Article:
Diversity and Inclusion of Persons with Disabilities
International Day of Disabled Persons recognises both visible and invisible disabilities and promotes the inclusion of those with disabilities in the workplace and wider society. Its importance is so significant that an actual event, World Disability Day, takes place annually, hosted by the United Nations (UN).
When and why International Day of Disabled Persons was first adopted and celebrated?
Established by the World Programme of Action concerning persons with disabilities, the day was adopted for the first time by the UN in 1982 and has gone on to be celebrated yearly on December 3rd. The World Health Organisation (WHO) joined in on the commemoration by choosing a theme each year. Twenty-nine years after the first event was held in 1992, participating organisations have helped to make meaningful contributions and change for persons with disabilities the world over.
The day aims to highlight:
- An understanding of the challenges faced by people with disabilities;
- The rights of persons with disabilities
- The integration of persons with disabilities in every aspect of the political, social, economic and cultural life of their communities
What are Physical Disabilities?
Physical disabilities are numerous and diverse, in one way or another limiting an individual’s physical capacity or mobility. Physical disabilities may be permanent or temporary, and can be inherited or genetic disorders, serious illnesses, and injury.
Physical disabilities include (among many):
- Brain injuries
- Spinal cord injuries
- Cerebral palsy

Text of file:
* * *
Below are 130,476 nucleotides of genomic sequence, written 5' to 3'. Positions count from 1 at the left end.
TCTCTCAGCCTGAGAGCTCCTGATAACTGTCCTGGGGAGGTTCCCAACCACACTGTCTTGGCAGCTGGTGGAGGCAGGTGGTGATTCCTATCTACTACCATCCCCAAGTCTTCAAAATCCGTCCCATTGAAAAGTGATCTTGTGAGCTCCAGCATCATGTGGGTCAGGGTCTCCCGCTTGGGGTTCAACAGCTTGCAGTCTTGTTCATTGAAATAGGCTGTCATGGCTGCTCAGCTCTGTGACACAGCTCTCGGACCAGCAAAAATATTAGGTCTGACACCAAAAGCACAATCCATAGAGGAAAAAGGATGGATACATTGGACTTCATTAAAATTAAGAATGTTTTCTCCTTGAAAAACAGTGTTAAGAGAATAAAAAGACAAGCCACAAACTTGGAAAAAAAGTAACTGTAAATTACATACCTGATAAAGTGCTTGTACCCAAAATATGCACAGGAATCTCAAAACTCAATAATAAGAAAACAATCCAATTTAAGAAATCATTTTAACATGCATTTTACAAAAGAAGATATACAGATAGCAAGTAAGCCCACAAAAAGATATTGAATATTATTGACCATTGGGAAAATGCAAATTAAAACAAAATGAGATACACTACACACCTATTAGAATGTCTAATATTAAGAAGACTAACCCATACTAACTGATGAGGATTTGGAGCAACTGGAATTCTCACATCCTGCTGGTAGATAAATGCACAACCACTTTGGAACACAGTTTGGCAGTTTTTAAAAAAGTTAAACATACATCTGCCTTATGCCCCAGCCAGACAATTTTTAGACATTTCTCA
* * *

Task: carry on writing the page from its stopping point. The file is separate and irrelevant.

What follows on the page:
- Spina bifida
- Cystic fibrosis
- Multiple sclerosis
- Muscular dystrophy
- Tourette’s syndrome
What are Non Physical Disabilities?
Non physical, or non visible, disabilities refer to conditions that are not obvious at first sight. Although they are not visible, they can be as equally debilitating as physical disabilities and deserve the same amount of recognition.
These include the following:
- Non visible health conditions, such as chronic pain, chronic fatigue, respiratory conditions, incontinence and can include diabetes
- Cognitive impairments, including dementia, traumatic brain injury, or learning disabilities
- Mental health conditions, including anxiety, depression, schizophrenia, personality disorders, obsessive compulsive disorder.
- Autism Spectrum Disorder
- Sensory and processing difficulties, such as hearing loss, vision loss, and restricted vision
How can Society be More Inclusive?
People with physical and non physical disabilities have the right to be treated fairly with dignity and respect.
Those with physical disabilities deserve access to all the same places as the physically-abled and so infrastructure should be built (or redesigned) to allow them the same accessibility. This would include transport, buildings, recreational facilities etc.
Society should be more supportive to people with non visible disabilities since everyday things can be challenging for them. The first and most important thing to be aware of is making sure not to judge people based on whether their disability is visible or not. Certain non-visible disabilities, such as mental illnesses, have had unfair and unjustified stigmas attached to them in the past, making individuals reluctant to disclose their conditions. However, no one should feel obliged to disclose what condition they may have.
How to Make a Difference
You can make a positive contribution to being more inclusive of people with disabilities by doing the following:
- Donate to charities that are centred around disability
- Strengthen diversity and inclusion practices to include those with disabilities
- Improve accessibility in the spaces around you, i.e. wheelchair ramps; as well as,
- Assess (or create, if you don’t have one) disability policies of your business, organisation, or school
The lenmed Group is a world-class chain of Private Hospitals that brings quality healthcare to communities across Southern Africa.
Disclaimer: Any information contained here is merely a guideline. Always visit your healthcare practitioner for any health-related advice or diagnosis.